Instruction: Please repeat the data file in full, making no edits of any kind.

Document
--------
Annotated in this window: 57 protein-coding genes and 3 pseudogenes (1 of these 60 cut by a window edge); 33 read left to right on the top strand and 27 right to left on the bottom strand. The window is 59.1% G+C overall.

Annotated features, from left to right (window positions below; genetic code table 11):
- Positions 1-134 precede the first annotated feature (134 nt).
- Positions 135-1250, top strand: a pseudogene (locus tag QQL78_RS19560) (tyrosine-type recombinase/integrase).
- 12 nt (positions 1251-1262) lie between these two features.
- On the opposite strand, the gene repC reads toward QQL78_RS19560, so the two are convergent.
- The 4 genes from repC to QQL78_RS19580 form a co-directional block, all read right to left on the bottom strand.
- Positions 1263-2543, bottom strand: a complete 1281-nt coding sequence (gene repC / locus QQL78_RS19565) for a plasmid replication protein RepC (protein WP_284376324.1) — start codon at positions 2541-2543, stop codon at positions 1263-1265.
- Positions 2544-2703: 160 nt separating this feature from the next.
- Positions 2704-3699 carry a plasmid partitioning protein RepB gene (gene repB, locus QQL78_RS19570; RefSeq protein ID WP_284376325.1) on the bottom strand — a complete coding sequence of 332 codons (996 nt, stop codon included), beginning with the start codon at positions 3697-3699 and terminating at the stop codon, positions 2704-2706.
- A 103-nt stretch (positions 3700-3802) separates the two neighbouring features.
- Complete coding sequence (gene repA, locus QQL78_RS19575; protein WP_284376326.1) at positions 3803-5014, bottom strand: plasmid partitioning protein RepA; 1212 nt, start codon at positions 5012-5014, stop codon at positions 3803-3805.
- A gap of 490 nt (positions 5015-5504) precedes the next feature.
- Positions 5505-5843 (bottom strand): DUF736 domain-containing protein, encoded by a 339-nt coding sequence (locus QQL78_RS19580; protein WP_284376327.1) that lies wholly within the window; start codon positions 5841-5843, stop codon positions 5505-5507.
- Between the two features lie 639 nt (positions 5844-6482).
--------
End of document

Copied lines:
Annotated in this window: 57 protein-coding genes and 3 pseudogenes (1 of these 60 cut by a window edge); 33 read left to right on the top strand and 27 right to left on the bottom strand. The window is 59.1% G+C overall.

Annotated features, from left to right (window positions below; genetic code table 11):
- Positions 1-134 precede the first annotated feature (134 nt).
- Positions 135-1250, top strand: a pseudogene (locus tag QQL78_RS19560) (tyrosine-type recombinase/integrase).
- 12 nt (positions 1251-1262) lie between these two features.
- On the opposite strand, the gene repC reads toward QQL78_RS19560, so the two are convergent.
- The 4 genes from repC to QQL78_RS19580 form a co-directional block, all read right to left on the bottom strand.
- Positions 1263-2543, bottom strand: a complete 1281-nt coding sequence (gene repC / locus QQL78_RS19565) for a plasmid replication protein RepC (protein WP_284376324.1) — start codon at positions 2541-2543, stop codon at positions 1263-1265.
- Positions 2544-2703: 160 nt separating this feature from the next.
- Positions 2704-3699 carry a plasmid partitioning protein RepB gene (gene repB, locus QQL78_RS19570; RefSeq protein ID WP_284376325.1) on the bottom strand — a complete coding sequence of 332 codons (996 nt, stop codon included), beginning with the start codon at positions 3697-3699 and terminating at the stop codon, positions 2704-2706.
- A 103-nt stretch (positions 3700-3802) separates the two neighbouring features.
- Complete coding sequence (gene repA, locus QQL78_RS19575; protein WP_284376326.1) at positions 3803-5014, bottom strand: plasmid partitioning protein RepA; 1212 nt, start codon at positions 5012-5014, stop codon at positions 3803-3805.
- A gap of 490 nt (positions 5015-5504) precedes the next feature.
- Positions 5505-5843 (bottom strand): DUF736 domain-containing protein, encoded by a 339-nt coding sequence (locus QQL78_RS19580; protein WP_284376327.1) that lies wholly within the window; start codon positions 5841-5843, stop codon positions 5505-5507.
- Between the two features lie 639 nt (positions 5844-6482).